Data users must ensure that the data held are accurate and up-to-date. If there is doubt as to the accuracy of the data, data users should stop using the data immediately. They should not keep the data any longer than is necessary for the purpose for which the data were collected.

Principle 3 – use of personal data

Unless personal data are used with the prescribed consent of the data subject, the data must not be used for any purpose other than the one mentioned at the time the data were collected (or a directly related purpose). "Prescribed consent" means the express consent given voluntarily by the data subject.

Principle 4 – security of personal data

Data users must take appropriate security measures to protect personal data. They must ensure that personal data are adequately protected against unauthorized or accidental access, processing, erasure, or use by other people without authority.

Principle 5 – information to be generally available

Data users must publicly disclose the kind (not the content) of personal data held by them and their policies and practices on how they handle personal data.

The best practice is to formulate a "Privacy Policy Statement" that encompasses information such as the accuracy, retention period, security and use of the data as well as measures taken regarding data access and data correction requests.

Principle 6 – access to personal data

A data subject is entitled to ask a data user whether or not the data user holds any of his/her personal data, and to request a copy of such personal data held by that user. If it is found that the data contained therein is inaccurate, the data subject has the right to request the data user to correct the record.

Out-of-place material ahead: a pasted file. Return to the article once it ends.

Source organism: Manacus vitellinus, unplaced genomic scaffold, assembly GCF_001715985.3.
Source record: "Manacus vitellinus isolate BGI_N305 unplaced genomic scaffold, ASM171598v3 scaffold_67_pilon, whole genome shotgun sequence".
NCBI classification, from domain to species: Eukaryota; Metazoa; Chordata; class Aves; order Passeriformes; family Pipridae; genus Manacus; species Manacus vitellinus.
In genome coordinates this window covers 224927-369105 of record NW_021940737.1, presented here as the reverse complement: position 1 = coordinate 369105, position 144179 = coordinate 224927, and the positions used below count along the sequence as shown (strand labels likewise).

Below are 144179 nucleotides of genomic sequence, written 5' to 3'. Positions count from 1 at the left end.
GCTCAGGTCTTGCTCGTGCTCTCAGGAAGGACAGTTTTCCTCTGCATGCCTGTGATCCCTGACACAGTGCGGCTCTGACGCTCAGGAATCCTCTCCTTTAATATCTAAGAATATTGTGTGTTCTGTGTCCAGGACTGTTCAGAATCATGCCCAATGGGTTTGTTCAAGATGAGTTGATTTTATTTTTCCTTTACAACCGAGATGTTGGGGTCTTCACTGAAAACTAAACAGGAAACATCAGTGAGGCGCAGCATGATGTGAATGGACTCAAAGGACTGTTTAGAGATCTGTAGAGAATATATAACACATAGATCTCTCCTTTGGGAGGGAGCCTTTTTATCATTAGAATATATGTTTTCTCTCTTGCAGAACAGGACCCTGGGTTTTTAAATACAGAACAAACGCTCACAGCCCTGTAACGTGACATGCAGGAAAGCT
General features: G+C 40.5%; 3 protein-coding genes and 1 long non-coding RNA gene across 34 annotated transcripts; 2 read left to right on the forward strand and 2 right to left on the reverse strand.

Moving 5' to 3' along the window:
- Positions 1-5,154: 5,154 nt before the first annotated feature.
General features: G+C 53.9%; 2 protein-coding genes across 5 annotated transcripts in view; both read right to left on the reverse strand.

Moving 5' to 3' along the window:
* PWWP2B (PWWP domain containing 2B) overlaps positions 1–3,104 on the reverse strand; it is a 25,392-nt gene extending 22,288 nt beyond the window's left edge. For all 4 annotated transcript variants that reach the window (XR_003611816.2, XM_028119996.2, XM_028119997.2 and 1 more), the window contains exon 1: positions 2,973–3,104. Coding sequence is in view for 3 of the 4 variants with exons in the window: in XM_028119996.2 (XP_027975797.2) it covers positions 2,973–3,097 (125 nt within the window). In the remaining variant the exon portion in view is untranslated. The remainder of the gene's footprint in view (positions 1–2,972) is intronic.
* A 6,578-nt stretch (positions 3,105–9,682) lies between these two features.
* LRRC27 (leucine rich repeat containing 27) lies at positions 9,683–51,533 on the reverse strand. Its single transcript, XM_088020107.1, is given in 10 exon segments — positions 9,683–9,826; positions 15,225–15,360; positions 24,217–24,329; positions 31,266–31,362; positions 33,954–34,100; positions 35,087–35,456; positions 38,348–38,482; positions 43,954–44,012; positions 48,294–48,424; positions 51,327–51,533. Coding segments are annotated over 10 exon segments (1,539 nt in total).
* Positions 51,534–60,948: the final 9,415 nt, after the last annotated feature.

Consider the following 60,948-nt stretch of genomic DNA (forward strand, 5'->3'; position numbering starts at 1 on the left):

The data user must accede to the access and correction requests within a statutory period of 40 days. If the data user could not process the request within the period specified, it must provide a reply and state its reasons within 40 days.

Individuals/data subjects who wish to make data access requests may download the Data Access Request Form (OPS003) from the Privacy Commissioner's Office and send the completed form to the company which holds the personal data. It should be noted that the Ordinance permits data users, in complying with the data access requests, to charge a reasonable fee. However, the data users concerned should not charge more than the direct cost of complying with the requests.

For more details of the six principles, please go to the Personal Data Privacy Liberal Studies provided by The Office of the Privacy Commissioner of Personal Data (PCPD).

A. Exemptions

In some situations, data users may be exempt from the restrictions imposed by the Ordinance or the six Data Protection Principles (DPP). The Personal Data (Privacy) (Amendment) Ordinance 2012 (the Ordinance) introduces further new exemptions. Some examples are summarised below:

Household affairs or recreational purposes

According to section 52 of the Ordinance, personal data for household affairs or recreational purposes is exempt from "DPP 4 and 5, and Ordinance sections 36 and 38(b) . Keeping the phone numbers of your family members for daily communication or keeping the phone numbers of your friends to arrange leisure activities are examples in this category.

Employment-related purposes

Under certain circumstances, data users may be exempt from some (but not ALL) of the restrictions of the six DPPs. Sections 53 , 54 , 55 and 56 of the Ordinance state that personal data used for employment-related purposes is exempt from the provisions of data-access requests. DPP 6 and section 18(1)(b) of the Ordinance require data users to supply the personal data they hold to the data subject. Such data includes, for example:

  • personal data relating to staff planning proposals;
  • personal data which is the subject of certain evaluative processes prior to the decision being taken and where an appeal can be made against such a decision, including the processes of recruitment, promotion, awarding, removal or disciplinary action; or